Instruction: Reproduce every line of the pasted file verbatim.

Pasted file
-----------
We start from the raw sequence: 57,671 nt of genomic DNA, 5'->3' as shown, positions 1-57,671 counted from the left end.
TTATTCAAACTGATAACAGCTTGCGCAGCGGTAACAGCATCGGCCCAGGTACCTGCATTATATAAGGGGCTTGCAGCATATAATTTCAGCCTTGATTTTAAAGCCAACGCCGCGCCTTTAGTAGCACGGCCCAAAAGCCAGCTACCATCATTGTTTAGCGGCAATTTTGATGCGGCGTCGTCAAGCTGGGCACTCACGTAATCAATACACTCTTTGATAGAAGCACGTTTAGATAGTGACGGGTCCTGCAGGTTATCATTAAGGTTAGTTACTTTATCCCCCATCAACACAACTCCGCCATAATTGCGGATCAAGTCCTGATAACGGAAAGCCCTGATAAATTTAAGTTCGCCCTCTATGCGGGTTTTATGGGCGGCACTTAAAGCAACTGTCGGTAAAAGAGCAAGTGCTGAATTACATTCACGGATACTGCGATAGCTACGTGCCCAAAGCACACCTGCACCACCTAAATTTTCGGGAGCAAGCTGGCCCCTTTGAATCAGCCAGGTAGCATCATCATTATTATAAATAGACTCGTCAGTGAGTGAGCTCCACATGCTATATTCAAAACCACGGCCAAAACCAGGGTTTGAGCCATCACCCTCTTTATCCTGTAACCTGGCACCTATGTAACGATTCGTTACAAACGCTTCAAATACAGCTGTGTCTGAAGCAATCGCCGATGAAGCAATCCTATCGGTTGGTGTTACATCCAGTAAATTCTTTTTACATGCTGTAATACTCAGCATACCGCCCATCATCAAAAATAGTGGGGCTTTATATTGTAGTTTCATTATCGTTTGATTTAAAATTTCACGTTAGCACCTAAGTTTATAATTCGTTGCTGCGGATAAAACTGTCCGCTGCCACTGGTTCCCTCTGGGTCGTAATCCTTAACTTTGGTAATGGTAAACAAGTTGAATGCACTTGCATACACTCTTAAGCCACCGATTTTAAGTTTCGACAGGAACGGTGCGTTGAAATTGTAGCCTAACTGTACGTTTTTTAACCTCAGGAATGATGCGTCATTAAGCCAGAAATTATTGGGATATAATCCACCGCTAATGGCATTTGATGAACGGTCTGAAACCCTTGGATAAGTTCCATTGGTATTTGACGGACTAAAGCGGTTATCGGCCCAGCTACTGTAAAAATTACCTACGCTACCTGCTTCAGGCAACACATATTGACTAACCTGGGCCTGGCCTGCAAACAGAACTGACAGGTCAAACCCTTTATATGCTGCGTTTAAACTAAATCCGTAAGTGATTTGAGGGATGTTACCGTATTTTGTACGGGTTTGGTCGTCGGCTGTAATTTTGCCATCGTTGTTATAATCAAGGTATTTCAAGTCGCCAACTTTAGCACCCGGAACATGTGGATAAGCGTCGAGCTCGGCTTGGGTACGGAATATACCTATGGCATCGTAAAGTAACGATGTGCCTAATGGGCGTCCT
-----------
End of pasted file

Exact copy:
We start from the raw sequence: 57,671 nt of genomic DNA, 5'->3' as shown, positions 1-57,671 counted from the left end.
TTATTCAAACTGATAACAGCTTGCGCAGCGGTAACAGCATCGGCCCAGGTACCTGCATTATATAAGGGGCTTGCAGCATATAATTTCAGCCTTGATTTTAAAGCCAACGCCGCGCCTTTAGTAGCACGGCCCAAAAGCCAGCTACCATCATTGTTTAGCGGCAATTTTGATGCGGCGTCGTCAAGCTGGGCACTCACGTAATCAATACACTCTTTGATAGAAGCACGTTTAGATAGTGACGGGTCCTGCAGGTTATCATTAAGGTTAGTTACTTTATCCCCCATCAACACAACTCCGCCATAATTGCGGATCAAGTCCTGATAACGGAAAGCCCTGATAAATTTAAGTTCGCCCTCTATGCGGGTTTTATGGGCGGCACTTAAAGCAACTGTCGGTAAAAGAGCAAGTGCTGAATTACATTCACGGATACTGCGATAGCTACGTGCCCAAAGCACACCTGCACCACCTAAATTTTCGGGAGCAAGCTGGCCCCTTTGAATCAGCCAGGTAGCATCATCATTATTATAAATAGACTCGTCAGTGAGTGAGCTCCACATGCTATATTCAAAACCACGGCCAAAACCAGGGTTTGAGCCATCACCCTCTTTATCCTGTAACCTGGCACCTATGTAACGATTCGTTACAAACGCTTCAAATACAGCTGTGTCTGAAGCAATCGCCGATGAAGCAATCCTATCGGTTGGTGTTACATCCAGTAAATTCTTTTTACATGCTGTAATACTCAGCATACCGCCCATCATCAAAAATAGTGGGGCTTTATATTGTAGTTTCATTATCGTTTGATTTAAAATTTCACGTTAGCACCTAAGTTTATAATTCGTTGCTGCGGATAAAACTGTCCGCTGCCACTGGTTCCCTCTGGGTCGTAATCCTTAACTTTGGTAATGGTAAACAAGTTGAATGCACTTGCATACACTCTTAAGCCACCGATTTTAAGTTTCGACAGGAACGGTGCGTTGAAATTGTAGCCTAACTGTACGTTTTTTAACCTCAGGAATGATGCGTCATTAAGCCAGAAATTATTGGGATATAATCCACCGCTAATGGCATTTGATGAACGGTCTGAAACCCTTGGATAAGTTCCATTGGTATTTGACGGACTAAAGCGGTTATCGGCCCAGCTACTGTAAAAATTACCTACGCTACCTGCTTCAGGCAACACATATTGACTAACCTGGGCCTGGCCTGCAAACAGAACTGACAGGTCAAACCCTTTATATGCTGCGTTTAAACTAAATCCGTAAGTGATTTGAGGGATGTTACCGTATTTTGTACGGGTTTGGTCGTCGGCTGTAATTTTGCCATCGTTGTTATAATCAAGGTATTTCAAGTCGCCAACTTTAGCACCCGGAACATGTGGATAAGCGTCGAGCTCGGCTTGGGTACGGAATATACCTATGGCATCGTAAAGTAACGATGTGCCTAATGGGCGTCCT